Quote Originally Posted by thebdt View Post
So I can't conceive of a 35mm film image as a "snippet," as a mere fraction of a whole statement. (SNIP) But, as far as off-the-cuff or street photography, 35mm film is awesome. And we don't even need to get into portraiture; a single frame of 35mm film, a portrait, is an encyclopedia of information on its subject.
I cut your paragraph in two to better illustrate which way I swing concerning a 35mm frame as a "snippet." One way to understand snippet is as a low amount of data, measurable in bits (the first part of your paragraph). Another way of understanding a snippet is as a fragment of reality that is not fully explained by history, context, or storyline.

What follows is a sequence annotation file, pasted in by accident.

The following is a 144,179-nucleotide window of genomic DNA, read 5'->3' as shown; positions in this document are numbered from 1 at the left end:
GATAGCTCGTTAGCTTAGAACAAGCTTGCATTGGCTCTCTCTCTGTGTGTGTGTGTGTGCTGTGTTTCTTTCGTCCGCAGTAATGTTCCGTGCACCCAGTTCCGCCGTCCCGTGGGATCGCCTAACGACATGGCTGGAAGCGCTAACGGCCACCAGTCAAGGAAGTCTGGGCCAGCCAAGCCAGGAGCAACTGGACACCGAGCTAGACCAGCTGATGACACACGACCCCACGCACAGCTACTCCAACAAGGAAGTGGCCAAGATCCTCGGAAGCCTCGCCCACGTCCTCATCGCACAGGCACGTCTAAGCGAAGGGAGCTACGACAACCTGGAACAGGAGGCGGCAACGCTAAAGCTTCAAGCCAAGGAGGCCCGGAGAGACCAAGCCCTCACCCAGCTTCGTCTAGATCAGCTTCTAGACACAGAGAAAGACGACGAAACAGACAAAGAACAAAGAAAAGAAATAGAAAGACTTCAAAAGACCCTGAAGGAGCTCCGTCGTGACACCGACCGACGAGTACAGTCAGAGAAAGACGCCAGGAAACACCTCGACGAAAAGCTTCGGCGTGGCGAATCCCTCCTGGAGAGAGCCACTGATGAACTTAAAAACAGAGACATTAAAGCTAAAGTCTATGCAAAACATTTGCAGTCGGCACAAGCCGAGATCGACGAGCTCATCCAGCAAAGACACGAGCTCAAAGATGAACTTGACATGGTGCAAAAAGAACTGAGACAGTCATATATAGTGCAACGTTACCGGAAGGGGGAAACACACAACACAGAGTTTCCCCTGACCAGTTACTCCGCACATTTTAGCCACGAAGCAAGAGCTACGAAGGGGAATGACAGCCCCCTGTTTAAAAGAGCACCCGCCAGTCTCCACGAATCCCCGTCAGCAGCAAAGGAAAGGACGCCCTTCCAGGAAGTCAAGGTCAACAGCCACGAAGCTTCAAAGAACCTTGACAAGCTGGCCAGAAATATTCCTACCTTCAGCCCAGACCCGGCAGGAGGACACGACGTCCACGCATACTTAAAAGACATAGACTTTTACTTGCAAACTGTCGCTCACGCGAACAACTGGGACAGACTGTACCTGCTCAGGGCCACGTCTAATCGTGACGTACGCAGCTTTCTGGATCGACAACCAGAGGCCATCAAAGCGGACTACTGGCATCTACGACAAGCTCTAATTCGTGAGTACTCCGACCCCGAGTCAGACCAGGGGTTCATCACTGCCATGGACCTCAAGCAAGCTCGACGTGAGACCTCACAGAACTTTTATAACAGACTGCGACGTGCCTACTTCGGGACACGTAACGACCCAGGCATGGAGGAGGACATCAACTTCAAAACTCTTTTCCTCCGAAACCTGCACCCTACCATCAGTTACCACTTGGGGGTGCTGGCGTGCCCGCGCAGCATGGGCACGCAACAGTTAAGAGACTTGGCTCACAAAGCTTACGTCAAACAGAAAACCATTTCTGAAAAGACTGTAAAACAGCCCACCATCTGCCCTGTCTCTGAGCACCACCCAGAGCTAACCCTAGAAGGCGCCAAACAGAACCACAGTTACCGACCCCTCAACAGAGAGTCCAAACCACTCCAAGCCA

So we could say there is a "quantitative" and a "qualitative" way of defining "snippet." I'm going for the latter in my article, because I don't want to get into the acrimonious discussions concerning the quantitative aspect of data in a photograph.

Street photography is one among many other examples of 35mm photography's ability to snatch narrative fragments of reality. My metaphor of novel/anecdote/word is more related to the narrative length of photos.

My impression from large format photography is that it often tries to pack as much and as complete as possible a story about its subject. It's like a big Zola novel: it will not only describe the doorknob physically, but it will give you a sense of its place in the world, its history, and the social class of its maker.

With 35mm, you get instead interrupted gestures, events happening below the threshold of conscious visual perception, surrealistic flickers of life, incomplete and uncertain origins, natures, and destinations.

Anyway, I'm just expounding a few points here in response to your post, but I'm also very glad you took the time to read and comment the article!